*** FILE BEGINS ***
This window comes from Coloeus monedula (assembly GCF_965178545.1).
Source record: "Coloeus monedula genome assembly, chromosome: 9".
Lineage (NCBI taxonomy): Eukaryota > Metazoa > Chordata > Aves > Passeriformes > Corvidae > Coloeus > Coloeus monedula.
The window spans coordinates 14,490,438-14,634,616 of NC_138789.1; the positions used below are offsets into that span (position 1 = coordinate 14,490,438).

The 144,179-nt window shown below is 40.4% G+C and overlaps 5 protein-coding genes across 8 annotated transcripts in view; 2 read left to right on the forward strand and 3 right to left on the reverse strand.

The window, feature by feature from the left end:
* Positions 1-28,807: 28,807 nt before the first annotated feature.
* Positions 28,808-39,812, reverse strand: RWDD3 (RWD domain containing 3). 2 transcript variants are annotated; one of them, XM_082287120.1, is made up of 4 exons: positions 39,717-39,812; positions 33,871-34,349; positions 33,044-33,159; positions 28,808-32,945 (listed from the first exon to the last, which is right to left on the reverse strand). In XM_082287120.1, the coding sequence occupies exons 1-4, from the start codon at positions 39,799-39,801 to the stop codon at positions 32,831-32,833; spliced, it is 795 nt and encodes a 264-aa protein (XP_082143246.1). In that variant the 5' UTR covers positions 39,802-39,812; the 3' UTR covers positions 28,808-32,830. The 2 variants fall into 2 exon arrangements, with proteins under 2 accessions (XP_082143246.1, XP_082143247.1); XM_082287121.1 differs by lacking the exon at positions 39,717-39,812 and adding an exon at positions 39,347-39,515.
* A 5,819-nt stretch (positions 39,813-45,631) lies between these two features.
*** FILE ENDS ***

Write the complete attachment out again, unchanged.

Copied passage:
This window comes from Coloeus monedula (assembly GCF_965178545.1).
Source record: "Coloeus monedula genome assembly, chromosome: 9".
Lineage (NCBI taxonomy): Eukaryota > Metazoa > Chordata > Aves > Passeriformes > Corvidae > Coloeus > Coloeus monedula.
The window spans coordinates 14,490,438-14,634,616 of NC_138789.1; the positions used below are offsets into that span (position 1 = coordinate 14,490,438).

The 144,179-nt window shown below is 40.4% G+C and overlaps 5 protein-coding genes across 8 annotated transcripts in view; 2 read left to right on the forward strand and 3 right to left on the reverse strand.

The window, feature by feature from the left end:
* Positions 1-28,807: 28,807 nt before the first annotated feature.
* Positions 28,808-39,812, reverse strand: RWDD3 (RWD domain containing 3). 2 transcript variants are annotated; one of them, XM_082287120.1, is made up of 4 exons: positions 39,717-39,812; positions 33,871-34,349; positions 33,044-33,159; positions 28,808-32,945 (listed from the first exon to the last, which is right to left on the reverse strand). In XM_082287120.1, the coding sequence occupies exons 1-4, from the start codon at positions 39,799-39,801 to the stop codon at positions 32,831-32,833; spliced, it is 795 nt and encodes a 264-aa protein (XP_082143246.1). In that variant the 5' UTR covers positions 39,802-39,812; the 3' UTR covers positions 28,808-32,830. The 2 variants fall into 2 exon arrangements, with proteins under 2 accessions (XP_082143246.1, XP_082143247.1); XM_082287121.1 differs by lacking the exon at positions 39,717-39,812 and adding an exon at positions 39,347-39,515.
* A 5,819-nt stretch (positions 39,813-45,631) lies between these two features.